Case Study: Polymer Industries
Updated: Aug 11
Inspiration/where it all started...
Managing Director, Simon Almond started the business that was to become Devon Contract Waste (DCW) in 1989, with an investment of just £400. The first transfer station in Stoke Canon opened in 1991, and three years later, the first skip lorry was purchased. By 2000, DCW had diversified into materials recovery and opened a small recycling centre in Exeter. The business continued to grow steadily and in 2012, following a series of purchases, Simon bought the old Renwick’s car showroom in Marsh Barton and converted it into a state-of-the-art processing site known as the Enviro Hub.
The Enviro Hub was tragically engulfed by a major fire in 2017, and the building was demolished and rebuilt at the same site, opening its doors in December 2020. The new environmentally sustainable HQ is home to 28 vehicles in the Exeter fleet and to DCW Polymers, the only specialist plastics reprocessing plant south of Bridgewater. The 18,000 sq. ft building has a water harvesting system that collects rainwater which is re-used throughout the premises to supply water for the toilet systems and used to complete everyday tasks such as lorry washing. It also has an air source heat pump and 200 solar roof panels to generate its own electricity.
DCW is one of the only waste disposal companies in the South West to focus on recycling rather than Waste to Energy (incineration), and with a range of specialist commercial waste disposal services that operate under a Zero to Landfill policy, is the ideal choice for those searching for a responsible, local, environmentally sustainable company.
If your business wants to improve its sustainability credentials and lower its carbon footprint, then choose DCW for your recycling and waste disposal needs.
· Polymers – We all know that plastic waste is a worldwide problem, and that is why at DCW Polymers, our emphasis is on recycling and reusing plastic waste. We invested almost £300,000 in a state-of-the-art plastics processing machine at our plastics recycling and recovery centre in Exeter. This enables DCW to locally process more than 100 tonnes of plastic waste per week from customers. More recently an Extruder was purchased that will allow DCW to produce a new line of products made from recycled plastics, in-house at the Exeter facility.
· Data Protection – DCW provide secure bins along with lockable cabinets and skips, to safely store confidential waste in, before it is collected in one of its secure vehicles, manned by DBS-checked operatives, and transported to a licenced, high-security data and product destruction plant. Here, there is capacity to handle 200 tonnes of high security sensitive data and electrical waste destruction per week, for customers throughout the UK. Once your waste is eliminated, DCW can provide you with a Standard British 15713:2009 certificate of Secure Destruction of Confidential Material – fulfilling your responsibilities under the General Data Protection Regulation (GDPR).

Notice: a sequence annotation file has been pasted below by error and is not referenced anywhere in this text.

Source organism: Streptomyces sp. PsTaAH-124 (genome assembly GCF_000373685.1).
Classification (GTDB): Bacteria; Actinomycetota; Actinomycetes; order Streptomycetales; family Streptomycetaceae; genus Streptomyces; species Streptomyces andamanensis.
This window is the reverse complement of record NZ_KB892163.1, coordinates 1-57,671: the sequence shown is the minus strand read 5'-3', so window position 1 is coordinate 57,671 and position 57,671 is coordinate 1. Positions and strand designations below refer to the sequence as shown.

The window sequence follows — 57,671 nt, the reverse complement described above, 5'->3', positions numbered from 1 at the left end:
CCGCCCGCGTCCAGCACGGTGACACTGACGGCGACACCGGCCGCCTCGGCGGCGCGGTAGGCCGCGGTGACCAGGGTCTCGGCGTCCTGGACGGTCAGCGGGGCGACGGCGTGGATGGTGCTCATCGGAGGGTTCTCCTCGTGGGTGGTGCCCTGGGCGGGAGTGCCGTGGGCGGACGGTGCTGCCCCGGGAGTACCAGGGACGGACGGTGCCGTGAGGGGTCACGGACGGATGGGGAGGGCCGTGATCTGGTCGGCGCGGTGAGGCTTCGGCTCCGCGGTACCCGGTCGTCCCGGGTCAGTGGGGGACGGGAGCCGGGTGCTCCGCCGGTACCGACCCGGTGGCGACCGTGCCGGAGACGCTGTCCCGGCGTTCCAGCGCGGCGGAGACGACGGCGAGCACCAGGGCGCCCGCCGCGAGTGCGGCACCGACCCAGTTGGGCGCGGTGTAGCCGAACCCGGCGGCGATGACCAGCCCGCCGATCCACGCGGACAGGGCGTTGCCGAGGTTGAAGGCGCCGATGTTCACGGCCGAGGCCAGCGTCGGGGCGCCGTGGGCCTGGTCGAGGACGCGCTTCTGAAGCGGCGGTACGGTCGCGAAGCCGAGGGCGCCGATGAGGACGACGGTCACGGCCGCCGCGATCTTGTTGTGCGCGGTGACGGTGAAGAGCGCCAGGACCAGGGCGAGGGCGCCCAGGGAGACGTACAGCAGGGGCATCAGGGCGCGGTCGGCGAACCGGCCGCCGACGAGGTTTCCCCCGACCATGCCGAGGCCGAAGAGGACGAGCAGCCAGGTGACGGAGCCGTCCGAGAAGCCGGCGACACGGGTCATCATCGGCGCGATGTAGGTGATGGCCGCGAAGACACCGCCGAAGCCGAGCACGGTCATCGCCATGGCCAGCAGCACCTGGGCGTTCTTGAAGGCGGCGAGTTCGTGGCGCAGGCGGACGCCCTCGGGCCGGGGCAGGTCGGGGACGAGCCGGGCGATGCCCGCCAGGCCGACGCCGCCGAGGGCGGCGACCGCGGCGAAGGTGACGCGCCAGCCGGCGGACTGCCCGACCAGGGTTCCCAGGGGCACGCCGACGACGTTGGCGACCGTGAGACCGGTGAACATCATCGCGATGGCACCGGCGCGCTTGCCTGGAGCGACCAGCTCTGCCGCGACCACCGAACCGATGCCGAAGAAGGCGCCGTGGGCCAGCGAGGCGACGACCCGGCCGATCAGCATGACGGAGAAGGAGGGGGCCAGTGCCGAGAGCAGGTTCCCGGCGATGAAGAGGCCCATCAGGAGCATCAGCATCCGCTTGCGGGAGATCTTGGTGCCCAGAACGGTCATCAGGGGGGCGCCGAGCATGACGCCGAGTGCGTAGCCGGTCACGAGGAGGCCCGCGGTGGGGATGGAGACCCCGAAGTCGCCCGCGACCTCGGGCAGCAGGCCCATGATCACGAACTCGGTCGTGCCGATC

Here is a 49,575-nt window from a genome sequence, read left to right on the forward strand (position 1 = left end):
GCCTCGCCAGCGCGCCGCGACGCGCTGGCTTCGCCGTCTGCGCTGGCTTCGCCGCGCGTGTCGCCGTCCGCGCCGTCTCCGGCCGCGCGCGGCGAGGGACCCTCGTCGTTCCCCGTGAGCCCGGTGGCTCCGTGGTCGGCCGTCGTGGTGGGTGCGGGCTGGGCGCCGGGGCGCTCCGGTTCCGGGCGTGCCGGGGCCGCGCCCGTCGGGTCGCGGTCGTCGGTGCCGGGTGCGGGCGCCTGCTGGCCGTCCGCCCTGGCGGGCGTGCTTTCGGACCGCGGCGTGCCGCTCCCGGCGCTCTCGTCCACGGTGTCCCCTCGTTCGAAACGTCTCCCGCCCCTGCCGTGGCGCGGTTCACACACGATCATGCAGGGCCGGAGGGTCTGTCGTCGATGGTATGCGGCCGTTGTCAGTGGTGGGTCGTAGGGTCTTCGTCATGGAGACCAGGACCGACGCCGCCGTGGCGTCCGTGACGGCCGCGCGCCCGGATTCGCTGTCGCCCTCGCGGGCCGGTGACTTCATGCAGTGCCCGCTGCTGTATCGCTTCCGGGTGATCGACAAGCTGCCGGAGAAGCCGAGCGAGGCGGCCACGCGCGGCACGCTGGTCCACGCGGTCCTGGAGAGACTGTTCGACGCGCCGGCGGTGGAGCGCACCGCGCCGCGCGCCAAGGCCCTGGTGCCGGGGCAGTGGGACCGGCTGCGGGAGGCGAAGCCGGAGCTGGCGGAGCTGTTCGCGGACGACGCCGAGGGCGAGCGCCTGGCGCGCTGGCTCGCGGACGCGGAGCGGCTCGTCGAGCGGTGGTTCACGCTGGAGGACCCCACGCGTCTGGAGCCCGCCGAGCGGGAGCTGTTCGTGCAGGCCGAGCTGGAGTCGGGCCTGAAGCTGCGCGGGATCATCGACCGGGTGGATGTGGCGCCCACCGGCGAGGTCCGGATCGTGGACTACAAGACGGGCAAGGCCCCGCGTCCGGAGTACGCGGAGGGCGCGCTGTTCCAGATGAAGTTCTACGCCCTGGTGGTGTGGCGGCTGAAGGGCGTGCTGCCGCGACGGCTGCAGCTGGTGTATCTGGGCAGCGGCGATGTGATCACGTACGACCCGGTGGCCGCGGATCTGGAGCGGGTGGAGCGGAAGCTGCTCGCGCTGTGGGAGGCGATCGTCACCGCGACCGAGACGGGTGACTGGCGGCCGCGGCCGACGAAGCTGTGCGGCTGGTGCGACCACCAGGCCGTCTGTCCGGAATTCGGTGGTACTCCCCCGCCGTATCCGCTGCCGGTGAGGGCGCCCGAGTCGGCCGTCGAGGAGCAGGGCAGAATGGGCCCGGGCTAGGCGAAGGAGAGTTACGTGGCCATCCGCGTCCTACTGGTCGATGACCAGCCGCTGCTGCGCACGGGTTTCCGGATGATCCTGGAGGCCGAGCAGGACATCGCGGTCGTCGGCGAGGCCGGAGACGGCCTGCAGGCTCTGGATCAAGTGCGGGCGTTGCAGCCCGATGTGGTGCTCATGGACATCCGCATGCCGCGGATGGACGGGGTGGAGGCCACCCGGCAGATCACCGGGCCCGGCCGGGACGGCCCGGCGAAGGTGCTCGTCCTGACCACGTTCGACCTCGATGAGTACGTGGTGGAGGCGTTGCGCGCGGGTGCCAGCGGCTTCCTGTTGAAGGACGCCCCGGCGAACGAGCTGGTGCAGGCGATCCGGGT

· Materials Recovery Facility – A fully licensed purpose-built Materials Recovery Centre in Exeter handles more than 25,000 tonnes of customers dry waste each year, manually extracting recycling, effectively diverting it from landfill. Any residual waste that cannot be recycled is processed externally to produce power for the national grid (this is known as RDF – Refuse Derived Fuel). Even the ash product is recycled into construction materials!
Enviro Hub: building (left); reception (right).
Committed to continually providing exceptional environmental sustainability, both as a business and for its customers, making future savings on carbon emissions, and dedicated to increasing recyclability and the use of renewable energies, DCW is always looking for ways to improve the quality of recycling, whilst eliminating waste. For this reason, DCW introduced a Circular Economy Scheme in January 2020 with the aim of promoting the continual use of resources, by separating waste at source. This in turn creates a more effective economy and reduces the environmental impact of production and consumption in both the UK and abroad. By separating your recycling at source into separate sacks, DCW can increase its recycling rate up to an impressive 94%.
Another long-term plan DCW initiated, aimed at reducing plastic waste in the wider community, is an annual recycling charity campaign, Recycle & Raise, which has been supported locally by the public, businesses, hospitals, and schools etc. across the region. It was started in late 2019 with collections running until the end of the following January. During the first year, we collected confectionery tubs such as Heroes, Celebrations, Quality Street and Roses etc. to recycle and sell back into the manufacturing industry. DCW collected more than 15,000 tubs, raising more than £1200 for charity in the onward sale of the granulated material from those waste tubs.
In 2020 we upped the ante and along with confectionery tubs, have been collecting milk bottle tops, ice cream tubs, cracker / biscuit tubs, and takeaway containers. We have just started coordinating the collections and should be able to calculate the amount we have raised in early April. For more information about the scheme, see Devon Recycle & Raise. We are now hoping that we can expand collections nationally for the next fundraising campaign which we plan to launch in October / November 2021.
Polymers – Recycle & Raise initiative (left); Bench and table made from recycled plastics (right).
by Polymer Industries